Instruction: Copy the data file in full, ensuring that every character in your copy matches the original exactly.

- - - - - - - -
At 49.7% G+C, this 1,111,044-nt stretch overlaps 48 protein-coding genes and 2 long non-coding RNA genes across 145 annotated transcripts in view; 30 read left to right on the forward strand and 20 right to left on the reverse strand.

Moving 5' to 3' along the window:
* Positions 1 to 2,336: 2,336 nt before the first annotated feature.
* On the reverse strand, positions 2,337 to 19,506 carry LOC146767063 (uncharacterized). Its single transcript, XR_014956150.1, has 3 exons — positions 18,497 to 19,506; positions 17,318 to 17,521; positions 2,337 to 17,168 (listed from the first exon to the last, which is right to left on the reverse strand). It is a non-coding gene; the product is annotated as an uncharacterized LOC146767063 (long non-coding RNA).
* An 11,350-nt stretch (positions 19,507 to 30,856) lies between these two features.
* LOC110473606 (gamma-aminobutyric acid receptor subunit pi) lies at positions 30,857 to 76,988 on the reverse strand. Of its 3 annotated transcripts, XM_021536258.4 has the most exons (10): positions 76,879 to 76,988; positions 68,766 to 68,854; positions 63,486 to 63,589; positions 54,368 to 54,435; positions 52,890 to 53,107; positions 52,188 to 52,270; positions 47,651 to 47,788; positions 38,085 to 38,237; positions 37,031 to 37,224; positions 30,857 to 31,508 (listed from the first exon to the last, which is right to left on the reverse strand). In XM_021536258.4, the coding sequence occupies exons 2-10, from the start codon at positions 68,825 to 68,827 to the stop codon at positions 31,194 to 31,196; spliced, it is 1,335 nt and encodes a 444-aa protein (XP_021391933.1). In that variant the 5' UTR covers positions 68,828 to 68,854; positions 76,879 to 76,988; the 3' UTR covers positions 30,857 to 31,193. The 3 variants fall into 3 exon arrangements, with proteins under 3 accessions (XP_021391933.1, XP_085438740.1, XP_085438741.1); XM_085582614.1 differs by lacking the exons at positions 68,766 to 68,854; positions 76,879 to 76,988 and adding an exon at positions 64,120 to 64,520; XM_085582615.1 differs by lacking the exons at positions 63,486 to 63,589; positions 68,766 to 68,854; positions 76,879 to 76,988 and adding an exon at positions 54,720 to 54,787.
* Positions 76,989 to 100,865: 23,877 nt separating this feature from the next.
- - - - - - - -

At 49.7% G+C, this 1,111,044-nt stretch overlaps 48 protein-coding genes and 2 long non-coding RNA genes across 145 annotated transcripts in view; 30 read left to right on the forward strand and 20 right to left on the reverse strand.

Moving 5' to 3' along the window:
* Positions 1 to 2,336: 2,336 nt before the first annotated feature.
* On the reverse strand, positions 2,337 to 19,506 carry LOC146767063 (uncharacterized). Its single transcript, XR_014956150.1, has 3 exons — positions 18,497 to 19,506; positions 17,318 to 17,521; positions 2,337 to 17,168 (listed from the first exon to the last, which is right to left on the reverse strand). It is a non-coding gene; the product is annotated as an uncharacterized LOC146767063 (long non-coding RNA).
* An 11,350-nt stretch (positions 19,507 to 30,856) lies between these two features.
* LOC110473606 (gamma-aminobutyric acid receptor subunit pi) lies at positions 30,857 to 76,988 on the reverse strand. Of its 3 annotated transcripts, XM_021536258.4 has the most exons (10): positions 76,879 to 76,988; positions 68,766 to 68,854; positions 63,486 to 63,589; positions 54,368 to 54,435; positions 52,890 to 53,107; positions 52,188 to 52,270; positions 47,651 to 47,788; positions 38,085 to 38,237; positions 37,031 to 37,224; positions 30,857 to 31,508 (listed from the first exon to the last, which is right to left on the reverse strand). In XM_021536258.4, the coding sequence occupies exons 2-10, from the start codon at positions 68,825 to 68,827 to the stop codon at positions 31,194 to 31,196; spliced, it is 1,335 nt and encodes a 444-aa protein (XP_021391933.1). In that variant the 5' UTR covers positions 68,828 to 68,854; positions 76,879 to 76,988; the 3' UTR covers positions 30,857 to 31,193. The 3 variants fall into 3 exon arrangements, with proteins under 3 accessions (XP_021391933.1, XP_085438740.1, XP_085438741.1); XM_085582614.1 differs by lacking the exons at positions 68,766 to 68,854; positions 76,879 to 76,988 and adding an exon at positions 64,120 to 64,520; XM_085582615.1 differs by lacking the exons at positions 63,486 to 63,589; positions 68,766 to 68,854; positions 76,879 to 76,988 and adding an exon at positions 54,720 to 54,787.
* Positions 76,989 to 100,865: 23,877 nt separating this feature from the next.